The bill, passed by parliament this month and was approved by President Abdullah Gül late Tuesday, are seen by Erdoğan’s critics as an authoritarian response to a corruption inquiry shaking his government, a bid to stymie court cases and to stop leaks circulating online.
The new law on the judiciary will give the government more influence over the naming of judges and prosecutors, while the Internet bill will enable the authorities to block access to web pages within hours without a prior court order.
The moves by Turkey, which has been seeking membership of the European Union for decades, have raised concern in Brussels, which fears it is shifting further away from EU norms, and unnerved investors in a country whose stability over the past decade has been based on Erdoğan’s firm rule.
Police fired teargas to disperse demonstrators protesting against the Internet law in İstanbul this month, and parliamentarians debating the judicial reforms came to blows on Sunday, leaving one with a broken nose.
Erdoğan’s opponents have called on Gül, who co-founded the ruling AK Party with him in 2001 but is generally seen as a more conciliatory figure than the combative prime minister, to use his powers to veto the bills. Speaking to reporters on a trip to Hungary late on Monday, he gave little sign he would do so.
“As the president I cannot put myself in the position of the constitutional court. But in a very general way, I can make my objections concerning the points I see,” he was quoted as saying by the Hurriyet and Habertürk newspapers.
Gül pointed out he had raised concerns about the AK Party’s first draft of the judicial reform bill, which had since been amended, and that the opposition had already indicated it would in any case appeal to the constitutional court.
“That is our tradition. Presidents before me would say ‘the constitutional court decides on the subject of laws in which there are arguments for and against’,” he was quoted as saying.
Gül has also said there are “problems” with some elements of the Internet law, which the country’s communications minister was quoted on Tuesday as saying may still be amended.
Soon after the announcement of his approval of the controversial Internet bill on Twitter, President Gül lost nearly 18,000 followers. People launched a campaign on social media using the hashtag #UnFollowAbdullahGul, calling on people to un-follow the president, who they say stood by the government instead of using his power to veto the bill.
People strongly criticized the president for his pragmatist, risk-averse approach to critical issues that spur endless recriminations and squabbles between political parties in Parliament.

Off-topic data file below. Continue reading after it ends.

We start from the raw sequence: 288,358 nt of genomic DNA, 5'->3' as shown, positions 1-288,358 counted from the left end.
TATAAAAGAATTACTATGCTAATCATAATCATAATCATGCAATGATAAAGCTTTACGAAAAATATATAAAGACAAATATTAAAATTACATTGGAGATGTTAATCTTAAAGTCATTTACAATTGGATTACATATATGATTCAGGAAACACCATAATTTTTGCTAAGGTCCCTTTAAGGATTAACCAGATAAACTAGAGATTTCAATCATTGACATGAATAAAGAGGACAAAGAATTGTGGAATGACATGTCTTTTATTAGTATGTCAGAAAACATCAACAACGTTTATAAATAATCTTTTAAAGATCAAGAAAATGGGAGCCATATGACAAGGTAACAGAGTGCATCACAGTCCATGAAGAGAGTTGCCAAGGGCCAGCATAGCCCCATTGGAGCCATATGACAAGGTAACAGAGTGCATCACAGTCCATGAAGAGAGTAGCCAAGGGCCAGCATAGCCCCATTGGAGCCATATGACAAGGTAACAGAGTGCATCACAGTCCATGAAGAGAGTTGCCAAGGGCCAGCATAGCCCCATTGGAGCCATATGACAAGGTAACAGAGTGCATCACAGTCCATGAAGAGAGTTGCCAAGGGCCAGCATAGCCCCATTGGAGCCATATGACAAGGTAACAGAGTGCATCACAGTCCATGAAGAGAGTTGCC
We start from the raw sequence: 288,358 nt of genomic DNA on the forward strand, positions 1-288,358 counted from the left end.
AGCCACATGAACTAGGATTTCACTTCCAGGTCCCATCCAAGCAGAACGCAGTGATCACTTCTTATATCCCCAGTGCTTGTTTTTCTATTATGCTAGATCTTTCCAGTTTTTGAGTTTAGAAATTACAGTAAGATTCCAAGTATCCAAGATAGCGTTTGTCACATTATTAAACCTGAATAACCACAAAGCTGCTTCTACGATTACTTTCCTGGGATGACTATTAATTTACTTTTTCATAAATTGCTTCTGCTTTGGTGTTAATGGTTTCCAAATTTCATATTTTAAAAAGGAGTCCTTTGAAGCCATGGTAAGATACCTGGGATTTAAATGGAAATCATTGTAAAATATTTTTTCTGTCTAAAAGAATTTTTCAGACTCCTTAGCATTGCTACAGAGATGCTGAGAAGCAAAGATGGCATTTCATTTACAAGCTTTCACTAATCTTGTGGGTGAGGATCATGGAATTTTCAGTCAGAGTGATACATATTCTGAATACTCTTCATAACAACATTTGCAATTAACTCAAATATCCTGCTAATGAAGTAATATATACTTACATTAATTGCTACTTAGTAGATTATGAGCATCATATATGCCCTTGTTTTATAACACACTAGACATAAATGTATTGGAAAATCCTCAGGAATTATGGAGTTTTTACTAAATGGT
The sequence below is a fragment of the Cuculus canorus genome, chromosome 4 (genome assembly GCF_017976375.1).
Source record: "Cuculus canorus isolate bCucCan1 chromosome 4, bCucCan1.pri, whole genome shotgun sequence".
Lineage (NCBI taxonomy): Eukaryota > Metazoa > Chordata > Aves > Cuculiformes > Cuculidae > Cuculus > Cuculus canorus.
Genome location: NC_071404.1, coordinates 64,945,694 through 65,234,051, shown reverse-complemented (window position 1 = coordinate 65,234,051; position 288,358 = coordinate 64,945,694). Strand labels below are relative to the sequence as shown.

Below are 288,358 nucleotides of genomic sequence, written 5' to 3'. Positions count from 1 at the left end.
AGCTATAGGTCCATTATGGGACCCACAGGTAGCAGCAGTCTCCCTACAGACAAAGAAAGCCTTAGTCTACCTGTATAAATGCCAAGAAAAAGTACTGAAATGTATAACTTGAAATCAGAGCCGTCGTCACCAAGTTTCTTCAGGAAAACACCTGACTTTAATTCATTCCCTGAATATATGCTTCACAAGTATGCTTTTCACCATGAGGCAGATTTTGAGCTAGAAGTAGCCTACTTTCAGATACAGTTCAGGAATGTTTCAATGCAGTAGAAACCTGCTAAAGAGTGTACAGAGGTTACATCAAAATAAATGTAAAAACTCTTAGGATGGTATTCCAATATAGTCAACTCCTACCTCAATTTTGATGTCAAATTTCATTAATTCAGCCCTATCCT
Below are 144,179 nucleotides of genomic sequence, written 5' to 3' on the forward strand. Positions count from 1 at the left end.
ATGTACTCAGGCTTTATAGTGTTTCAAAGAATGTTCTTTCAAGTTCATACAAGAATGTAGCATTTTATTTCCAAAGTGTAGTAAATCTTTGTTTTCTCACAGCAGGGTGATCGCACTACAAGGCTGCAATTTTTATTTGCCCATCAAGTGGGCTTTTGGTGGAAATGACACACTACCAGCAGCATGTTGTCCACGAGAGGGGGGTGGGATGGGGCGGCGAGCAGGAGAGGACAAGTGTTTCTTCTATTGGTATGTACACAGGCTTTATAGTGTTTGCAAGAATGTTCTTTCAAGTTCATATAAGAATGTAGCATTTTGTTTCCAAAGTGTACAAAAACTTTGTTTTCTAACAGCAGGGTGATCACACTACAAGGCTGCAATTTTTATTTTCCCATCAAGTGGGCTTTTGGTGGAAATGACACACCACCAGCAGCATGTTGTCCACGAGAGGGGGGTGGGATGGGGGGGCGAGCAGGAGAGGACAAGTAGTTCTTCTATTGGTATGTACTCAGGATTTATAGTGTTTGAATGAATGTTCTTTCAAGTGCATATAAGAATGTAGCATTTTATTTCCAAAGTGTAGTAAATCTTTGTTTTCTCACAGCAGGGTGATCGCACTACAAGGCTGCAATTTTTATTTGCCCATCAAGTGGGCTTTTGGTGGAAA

Many people have called on President Gül to intervene to defuse the political standoff following the wrangling over the HSYK bill and corruption scandal, but their calls had little impact as the president steadfastly rejected any role to break the impasse. His intervention-free approach in critical matters drew the ire of government opponents, who claim that Gül intentionally avoids any confrontation with his ex-party fellows — the AK Party government — and even gives his blessing to Erdoğan in the most troubling of times.
Gül has made little secret of his desire to return to mainstream politics and is seen as a future leader of the AKP, an ambition his critics say leaves him too wary of conflict with Erdoğan to act as an effective check on his power.
“Gül wants to serve as president for a second term and has the desire to chair the AKP after Erdoğan, so even if he does not fully agree, he is approving controversial reGguations from the party,” Turkish political analyst Atilla Yeşilada said in a report.
The battle for control of the High Council of Judges and Prosecutors (HSYK), which appoints senior members of the judiciary, lies at the heart of a feud between Erdoğan and his critics.
Erdoğan blames Turkish Islamic scholar Fethullah Gülen, a former ally who helped cement AK Party support over the past decade, for unleashing the graft investigation, which he sees as an attempted “judicial coup” meant to undermine him in the run-up to local and presidential elections this year. Gülen denies any such role.
Gül is seen as enjoying more support from Gülen’s network of sympathizers, who view themselves as pro-democratic and reformist, then Erdoğan, whose views on issues from abortion to alcohol they see as unnecessary interference in private life.
In the eyes of Turkey’s opposition, too weak in parliament to stall AKP bills, that opens the way for Erdoğan to impose an increasingly authoritarian rule.
“If the president approves the HSYK law, the judiciary will be bound completely to the government. The separation of powers will be completely shelved,” said Devlet Bahçeli, head of the opposition Nationalist Movement Party (MHP).
“I fear that Prime Minister Erdoğan will sit at the top of the judiciary as the chief judge.”